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Unified Communications
SIP Specific: Speaking SIP
UC Mag
Jonathan Rosenberg
co-author of SIP and SIMPLE

A Commanding Presence

For as long as technologies have existed to enable communication, technologies have been needed to control communication. Back in the early days of telephones, human operators acted as gatekeepers, ringing the called parties and checking their availability before connecting them to callers. With the arrival of automatic switching, other techniques were needed. It was common practice for people to take their phones off the hook when they didn't want to be bothered, thereby blocking incoming calls and conveying a busy signal to callers.


These techniques were really the earliest forms of presence. The arrival of the Internet brought with it new communications tools - email and instant messaging. Along with those tools came much improved mechanisms for presence. Users could see, in advance, whether the target of a communication was online or not and even see a status message. Call this "basic presence".


Today, communications are more complicated. Users have many devices (mobile, desk and soft phones) on which they can use many services (voice, video, IM, text, push-totalk, email). In this more complicated environment, the information provided by basic presence is insufficient. Basic presence needs to evolve to the next step: rich presence.


Rich presence allows a user (called the presentity) to convey a wealth of information to other users (called watchers) who seek to communicate with the presentity. Rich presence tells the watcher information about presentities, their devices and their communications services on those devices. This wealth of information is necessary because the watcher needs to make a choice: Should I communicate now, and if so, how? Should I call? If so, should I call their mobile or their desk? Should I use IM? Try texting? Is he too busy to contact now, and should I try someone else? Rich presence needs to provide enough information so the watcher can make an intelligent choice from the various options.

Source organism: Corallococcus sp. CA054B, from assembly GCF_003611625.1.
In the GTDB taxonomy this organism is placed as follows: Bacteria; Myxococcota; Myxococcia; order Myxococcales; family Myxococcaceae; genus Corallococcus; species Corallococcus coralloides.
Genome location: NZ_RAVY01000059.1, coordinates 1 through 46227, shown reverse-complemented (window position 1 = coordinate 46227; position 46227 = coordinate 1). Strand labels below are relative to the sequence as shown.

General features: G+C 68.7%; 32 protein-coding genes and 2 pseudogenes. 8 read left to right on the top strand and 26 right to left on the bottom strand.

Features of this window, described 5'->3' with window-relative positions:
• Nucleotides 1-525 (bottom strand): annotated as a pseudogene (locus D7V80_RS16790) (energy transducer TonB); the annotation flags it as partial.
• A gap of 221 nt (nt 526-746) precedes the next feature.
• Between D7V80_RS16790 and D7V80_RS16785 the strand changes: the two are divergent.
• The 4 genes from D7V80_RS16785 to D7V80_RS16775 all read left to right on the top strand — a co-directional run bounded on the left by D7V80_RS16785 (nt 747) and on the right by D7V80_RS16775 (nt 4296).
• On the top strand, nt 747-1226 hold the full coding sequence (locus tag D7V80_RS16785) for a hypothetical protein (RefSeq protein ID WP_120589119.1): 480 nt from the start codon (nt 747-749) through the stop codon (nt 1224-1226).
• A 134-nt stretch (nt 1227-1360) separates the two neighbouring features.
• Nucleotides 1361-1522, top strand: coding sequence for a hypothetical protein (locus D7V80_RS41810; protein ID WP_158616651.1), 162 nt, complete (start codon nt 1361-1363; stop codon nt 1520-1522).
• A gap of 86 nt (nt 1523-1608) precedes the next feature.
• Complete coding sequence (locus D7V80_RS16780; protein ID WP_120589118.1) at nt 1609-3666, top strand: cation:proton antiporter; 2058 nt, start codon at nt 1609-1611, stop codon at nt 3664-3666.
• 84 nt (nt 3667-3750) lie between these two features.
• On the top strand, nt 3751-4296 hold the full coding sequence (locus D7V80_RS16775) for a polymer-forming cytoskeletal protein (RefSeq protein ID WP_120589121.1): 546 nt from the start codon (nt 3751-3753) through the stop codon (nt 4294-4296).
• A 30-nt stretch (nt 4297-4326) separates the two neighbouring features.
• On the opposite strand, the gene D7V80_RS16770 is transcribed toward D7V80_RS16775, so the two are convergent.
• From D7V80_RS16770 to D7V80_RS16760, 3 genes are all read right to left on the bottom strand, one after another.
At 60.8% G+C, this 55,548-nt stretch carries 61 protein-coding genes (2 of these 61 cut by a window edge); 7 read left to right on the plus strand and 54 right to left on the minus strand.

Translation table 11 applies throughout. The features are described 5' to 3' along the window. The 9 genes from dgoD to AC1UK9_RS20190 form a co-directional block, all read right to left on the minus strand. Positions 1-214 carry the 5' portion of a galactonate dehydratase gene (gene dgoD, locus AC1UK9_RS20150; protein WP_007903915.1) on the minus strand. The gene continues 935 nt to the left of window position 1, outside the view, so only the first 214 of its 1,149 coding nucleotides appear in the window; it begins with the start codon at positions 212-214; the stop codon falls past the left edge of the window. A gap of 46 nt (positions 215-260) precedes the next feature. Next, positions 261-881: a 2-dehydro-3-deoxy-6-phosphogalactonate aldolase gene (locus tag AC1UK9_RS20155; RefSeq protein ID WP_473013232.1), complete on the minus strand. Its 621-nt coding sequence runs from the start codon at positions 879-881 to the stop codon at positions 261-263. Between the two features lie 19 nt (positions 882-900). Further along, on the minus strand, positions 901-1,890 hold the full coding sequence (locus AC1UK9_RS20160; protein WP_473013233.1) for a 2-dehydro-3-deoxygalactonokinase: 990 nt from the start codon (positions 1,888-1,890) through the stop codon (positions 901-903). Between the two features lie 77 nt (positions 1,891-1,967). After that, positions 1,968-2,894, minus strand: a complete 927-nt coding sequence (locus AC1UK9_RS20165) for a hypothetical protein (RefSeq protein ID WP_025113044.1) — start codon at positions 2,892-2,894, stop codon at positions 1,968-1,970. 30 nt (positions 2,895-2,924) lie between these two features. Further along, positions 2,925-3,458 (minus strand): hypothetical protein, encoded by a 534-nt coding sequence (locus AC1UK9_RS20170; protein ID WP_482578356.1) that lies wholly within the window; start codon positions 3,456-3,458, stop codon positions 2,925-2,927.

Consider the following example: Bob is a project manager. He is commuting to work while dialed into a conference call from his mobile phone. His mobile phone supports corporate instant messaging as well. Bob also has a phone in his office. With basic IM, Bob's status would show him as available for IM since his phone, being 3G enabled, is logged in to the corporate IM system while he is on the call. Mary is working with Bob on an important project and needs to contact him. Since Bob appears available, Mary sends Bob an instant message. Bob tries to read it while driving and gets into an accident.


However, with rich presence, Mary can see a lot more. Rich presence would tell Mary that Bob is in a meeting, that he is on the phone, and that the call is a conference call. It would tell Mary that Bob is in transit and perhaps even give Mary an indication of where Bob is. Rich presence would tell Mary that Bob can be contacted by IM and by voice, and that Bob has mobile and desk phones. With that information, Mary can determine whether the topic is important enough to interrupt Bob, in which case she would call his mobile, or she can elect to wait until he gets to the office and then call his desk phone or send him an instant message. She decides to call him. They chat quickly and Bob arrives at the office safe and sound.


Technically, a rich presence system has two components. The first is a mechanism for representing and exchanging rich presence information. Fortunately, that part of the problem has been solved: IETF has defined a suite of specifications for exchanging rich presence information. The problem's second part involves integrating presence servers with other system components so that rich presence is automatically determined. Users don't keep their information up-to-date, so rich presence must be extracted from existing information sources, such as calendars, conferencing systems, call agents, IM systems and the network infrastructure with location awareness. Those sources, combined, are sufficient to automatically produce the rich presence in the example above. The need for rich presence is really linked with a simple concept: The richness of presence must match the richness of the communications it manages. With basic telephone service, taking the phone off the hook was good enough. With basic IM, an online/offline indicator was good enough. Rich communications - voice, IM and video across multiple devices - demand rich presence.


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